My long, drawn out, Minnesota goodbye to the legendary Triple Rock Social Club continued last night. I can not put into words how devastated I am that this city will be losing such an amazing venue. Sure, I know there are a million other venues in the Twin Cities but there’s not one quite like the Triple Rock. I love being able to walk in there on any given night and hear something completely new and different or be able to watch a legend that I have been to listening to for years. Last night was no different.
New York based Ian Sweet was the first band to take the stage. Throughout their forty minute set I was struck by singer Jillian Medford’s voice. It was soft and calm but had perfectly placed squeals and screeches that added a layer of insanity to the typically calm vibe radiating off the stage. The crowd that was filing in for the sold out show seemed to be drawn to the stage instead of the bar. Typically I will stand and watch people come into the venue and head straight to the bar or the merch tables but Saturday night it was clear that they were going straight to the floor. I attribute that to the sound of Ian Sweet. Sure, it was calming and chill but there was something about it that made it impossible to ignore.
Jillian seemed a bit timid in-between songs when she addressed the crowd. “Does anyone else lose their shit when it’s cold outside?” The crowd chuckled. Jillian went on to explain that she is from L.A. but when the crowd started laughing, she went onto explain that she lived in Boston– yeah, that got even more laughs. The interaction between her and the crowd was awkward in a way but also extremely genuine and had me falling in love with more than just Ian Sweet’s music– but also the three members as people.
For the second to last song, Ian Sweet brought up Adrienne Berry and Ted Leo from Ted Leo & The Pharmacists. If there was a person in the audience that wasn’t already captivated by the opening group, this definitely did the trick. With Adrienne wailing on the saxophone and Ted chugging along on the guitar, the addition of the two members truly added something special to an already amazing set. It also gave me a taste of what was to come and I couldn’t help but get overly excited. Ian Sweet’s set may have been short and sweet but it did the trick. They had the whole room in the palm of their hands and I already can’t wait for them to come back to town.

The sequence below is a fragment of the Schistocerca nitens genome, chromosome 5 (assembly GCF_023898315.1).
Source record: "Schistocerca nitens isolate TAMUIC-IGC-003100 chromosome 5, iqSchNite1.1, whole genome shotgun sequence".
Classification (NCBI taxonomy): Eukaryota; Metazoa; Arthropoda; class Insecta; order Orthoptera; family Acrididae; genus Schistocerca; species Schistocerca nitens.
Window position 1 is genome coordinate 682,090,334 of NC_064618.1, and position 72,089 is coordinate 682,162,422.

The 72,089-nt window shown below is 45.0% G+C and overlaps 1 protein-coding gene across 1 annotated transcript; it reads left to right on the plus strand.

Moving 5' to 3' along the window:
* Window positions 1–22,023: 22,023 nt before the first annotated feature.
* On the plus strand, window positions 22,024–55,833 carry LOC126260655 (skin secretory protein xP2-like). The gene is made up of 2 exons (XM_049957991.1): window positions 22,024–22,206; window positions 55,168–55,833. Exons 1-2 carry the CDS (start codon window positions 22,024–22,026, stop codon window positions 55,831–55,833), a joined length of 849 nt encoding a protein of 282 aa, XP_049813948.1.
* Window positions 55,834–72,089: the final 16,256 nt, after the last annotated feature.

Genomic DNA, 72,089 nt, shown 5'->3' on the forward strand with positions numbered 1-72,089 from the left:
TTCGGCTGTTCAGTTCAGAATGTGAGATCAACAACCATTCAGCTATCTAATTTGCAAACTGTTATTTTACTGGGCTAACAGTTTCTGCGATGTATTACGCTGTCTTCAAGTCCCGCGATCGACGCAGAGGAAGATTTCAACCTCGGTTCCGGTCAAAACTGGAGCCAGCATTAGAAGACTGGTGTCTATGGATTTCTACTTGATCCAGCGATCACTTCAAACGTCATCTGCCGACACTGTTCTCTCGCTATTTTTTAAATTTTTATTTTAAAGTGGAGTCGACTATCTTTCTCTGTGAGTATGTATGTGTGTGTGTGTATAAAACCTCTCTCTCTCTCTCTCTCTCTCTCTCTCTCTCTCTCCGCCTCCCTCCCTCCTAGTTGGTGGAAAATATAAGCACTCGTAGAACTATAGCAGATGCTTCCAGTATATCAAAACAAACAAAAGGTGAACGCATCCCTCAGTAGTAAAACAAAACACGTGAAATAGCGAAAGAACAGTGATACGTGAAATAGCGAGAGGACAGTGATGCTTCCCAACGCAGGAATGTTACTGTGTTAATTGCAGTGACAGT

The show was quickly turned over for Ted Leo & The Pharmacists and, within no time, the stage was crowded with the six members of this group including the one and only Ted Leo. Ted is a bit of a legend. He has done a little bit of everything from his punk band Citizens Arrest to his indie rock duo The Both with Aimee Mann. Whatever this guy touches seems to turn to gold due to the honesty in the lyrics and his pure-hearted energy. I had never seen Ted live before which just made last night that much more of a treat.
The group wasted no time and jumped right into their over twenty song set. The energy radiating off the stage was electric and instantly the sold out crowd started moving and grooving along to the music. The sound of TL/Rx leans towards the side of indie-music but there are times where it wouldn’t be a stretch to think you’re at a rock-almost punk show. That’s the magic of this group. With so many people in the band, there a a million influences that they mesh together to create a thing of beauty. Even when the band left the stage leaving just Ted, a guitar, and a microphone, you were left with a sound unlike anything else. You could hear the conviction in Ted’s voice and when it mixed with the passion you could see in his guitar playing, you were left with more than just a solo show– you were left with a full band sound and feel from just one guy.
The band behind Ted Leo was absolutely amazing. It was hard to not watch saxophonist/ percussionist Adrienne Berry the entire set. Adrienne was dancing around more than the other members and seemed to be playing off the crowd and Ted himself. Drummer Chris Wilson (who had been dubbed ‘Woodstock’ earlier in the day due to his hippie-like appearance) made everything look effortless and he sat behind the drum kit with a smile on his face throughout the set. Honestly, trying to watch everything I wanted to watch was overwhelming. There were so many people on the stage with so many different styles that it was impossible to catch it all.
TL/Rx played for just over two hours. Typically a show that long would annoy me and I honestly wouldn’t stay but there was something about these guys that kept me there until the bitter end. I wanted, no needed, to see what was going to happen next. Whether it was the entire band on stage, just Ted, an original song, or their Dead Moon cover– I was enthralled in their performance the entire time.
Losing the Triple Rock is going to be hard for me– it’s going to be hard for the entire Twin Cities music scene but being able to catch a couple truly amazing shows there before they close their doors for the last time is making it a little bit easier to cope with. Last night was definitely one of those amazing shows.